Indian Adventures

Nov 2013 – Feb 2014

Day One in India

2 December 2013 – Welcome to India. I am lying in a silk liner on a bed which has been donated by the Pink Pearl Ladies Club of Jaipur. It is sometime in the middle of the night almost a whole day since we arrived in India. About ten meters in front of my head and down on the ground level there is a crowded slum about 200m squared. While Becky and I walked through it, a crowd of overexcited children congregated around us almost causing a riot. They constantly stuck out their hands to be shaken and said hello. We had about fifty damp, dirt caked hands reaching up to us at all times. They all told us their names and we asked ‘how old are you?’ to which they would reply ‘good thank you’ and giggle their heads off. They steered Bec and I away from standing on a dead rat and we walked the boundaries of the slum with the joyous children causing the adults to come out and discover what the fuss was all about. Cows stands sleepily munching on grass, fully aware of their symbolic importance. They have soft, sagging skin on their necks and usually a rope which leads to nowhere. The slum is composed of anything which can possibly be utilized in holding a structure together – jeans split at the seams and craftily sewn together to make a door, tarps, old chairs, planks of wood, knitted plastic bags and rubbish. The whole area has adopted a dull appearance thanks to the fine durst which has settled over the living areas. The dust is very present in our noses as we are walking through because of the tiny, trampling feet all around us. The children become more confident and begin to cling onto Bec and I, whacking each other out of the way to have a turn. We are finally in India. The journey was long, with our anticipation drawing it out even more. After eating some very unusual fish ball and pork cartilage stew in Bird Flu obsessed Hong Kong, we arrived in Mumbai. The connecting domestic flight to Jaipur had a much lower baggage limit than the international flights and we had a problem. Between us Bec and I had at least 50 kilograms – two huge red and white striped woven bags packed to the brim with childrens clothes, shoes and toys and our packs were overflowing with hand knitted blankets from Elyses mum and stationery materials from Kerrie Klinner’s friend. Bec and I unpacked everything in our luggage in front of half intrigued sleepy Indians in the Mumbai airport at 2am in the morning. We repacked, wearing as many of our clothes as possioble, despite climbing hot weather and jammed as much into our day packs as we could fit. Paying for an extra 10 kgs in check in baggage really is a daunting idea. After being waved through customs without needing to scan because of the home made label on the bags- toys for Aashray care home- meant we were clearly good, innocent global citizens (potential drug smugglers take note!) It was time to be weighed. We scored a friendly young trainee looking Indian administrator and even though our baggage was 5kg over for each of us, she quietly put tags on and sent them along the belt. Thank god her barking boss was at the next counter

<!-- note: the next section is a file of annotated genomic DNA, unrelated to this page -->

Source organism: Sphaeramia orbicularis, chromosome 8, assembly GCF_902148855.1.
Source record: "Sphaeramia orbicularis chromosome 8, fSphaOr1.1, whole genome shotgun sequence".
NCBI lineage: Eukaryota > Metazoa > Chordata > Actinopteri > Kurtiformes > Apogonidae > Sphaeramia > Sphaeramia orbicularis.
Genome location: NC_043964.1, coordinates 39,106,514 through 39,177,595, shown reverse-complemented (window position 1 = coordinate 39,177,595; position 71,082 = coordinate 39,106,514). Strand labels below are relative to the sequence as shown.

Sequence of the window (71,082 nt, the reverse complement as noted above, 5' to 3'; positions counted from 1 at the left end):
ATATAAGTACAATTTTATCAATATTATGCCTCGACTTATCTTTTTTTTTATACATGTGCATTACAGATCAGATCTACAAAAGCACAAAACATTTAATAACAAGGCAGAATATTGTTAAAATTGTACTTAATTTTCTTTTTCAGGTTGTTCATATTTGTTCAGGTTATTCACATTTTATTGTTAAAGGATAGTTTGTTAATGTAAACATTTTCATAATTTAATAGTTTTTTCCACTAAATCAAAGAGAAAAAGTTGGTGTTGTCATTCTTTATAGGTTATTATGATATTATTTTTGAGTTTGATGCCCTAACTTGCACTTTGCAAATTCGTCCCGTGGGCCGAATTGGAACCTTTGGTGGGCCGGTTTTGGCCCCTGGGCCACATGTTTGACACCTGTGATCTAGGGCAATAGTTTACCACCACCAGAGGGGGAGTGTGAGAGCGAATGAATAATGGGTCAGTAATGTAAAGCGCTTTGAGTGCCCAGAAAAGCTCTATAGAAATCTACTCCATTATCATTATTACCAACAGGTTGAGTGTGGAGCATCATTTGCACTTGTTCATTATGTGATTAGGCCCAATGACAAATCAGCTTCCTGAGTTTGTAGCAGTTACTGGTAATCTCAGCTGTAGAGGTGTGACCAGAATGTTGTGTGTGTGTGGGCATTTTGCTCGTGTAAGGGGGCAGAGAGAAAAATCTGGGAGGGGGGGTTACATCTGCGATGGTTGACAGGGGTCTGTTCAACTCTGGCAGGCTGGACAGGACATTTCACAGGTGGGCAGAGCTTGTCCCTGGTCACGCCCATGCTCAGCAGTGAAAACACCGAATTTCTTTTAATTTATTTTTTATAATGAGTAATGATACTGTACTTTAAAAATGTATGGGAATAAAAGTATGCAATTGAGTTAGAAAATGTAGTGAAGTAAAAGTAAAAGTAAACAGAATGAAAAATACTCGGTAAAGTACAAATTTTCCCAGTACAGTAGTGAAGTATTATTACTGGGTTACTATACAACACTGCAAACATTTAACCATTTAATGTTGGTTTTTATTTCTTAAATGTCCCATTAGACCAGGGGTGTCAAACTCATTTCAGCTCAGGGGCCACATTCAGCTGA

Day 4 – Jaisalmer; India.

Bec and I scaled the walls of the Jaisalmer Fort yesterday; thick slabs of sandstone mixed with cement perched on a mountain of rubble. Within the walls of the Old Fort are houses and temples, lazy dogs with one eye following us, bright blue sari swathed women hand washing and beating material, endless teenage touts telling us to follow them for the best views of the city below, the smell of roti crisping at the edges in a charred frying pan, cows with horns so large and intimidating that I want to run a mile rather than shimmy past them in a narrow alleyway and a dangerously tantalizing new realm of opportunities for shopaholics.
We found ourselves on the floor of an open shop flooded with diaries; tassels, jewels, sari materials, banana and coriander and rose paper with bells and whistles were all in the running to choose from. We sat with the owner and artist Kamal while the sun lowered substantially above our heads. Bec and I walked away with our favorite new possessions in hand and wound our way down to Gatsial Lake. We watched the burning sphere of orange settle below the horizon from the seats of a giant, blue plastic swan shaped pedal boat out on the lake.
Far from chaotic India, our experience to date has been just like the ride in the oversized swan – smooth and comfortable and completely unexpected.
Only two days ago, we were exploring the Antiretoviral Treatment Centre for HIV?AIDS in Jaipur’s largest hospital of 2000 beds. As the doctor was speaking to us about the 250 HIV positive people who come to the Centre daily for drugs and counselling – 70% of which are migrants and truck drivers – Bec and I were trying to keep our eyes off the dirt caked fas and stryofoam rather than glass filling the windows. At least they give the room a nice orange kind of glow when the sun is beating down and it makes people look a bit healther. A very weak man lay on a bench in the watiing room, with eaciated hands pulling a heavy brown rug up to his open mouth like he was in a blizzard. I sat directly opposite him and his eyes stared right into me but were unseeing. Three people helped him to stand up on some scales and momentarily let him go and caught his weight of 40 kilograms before he fell down again. I can see why Sushilah calls this a war against AIDS.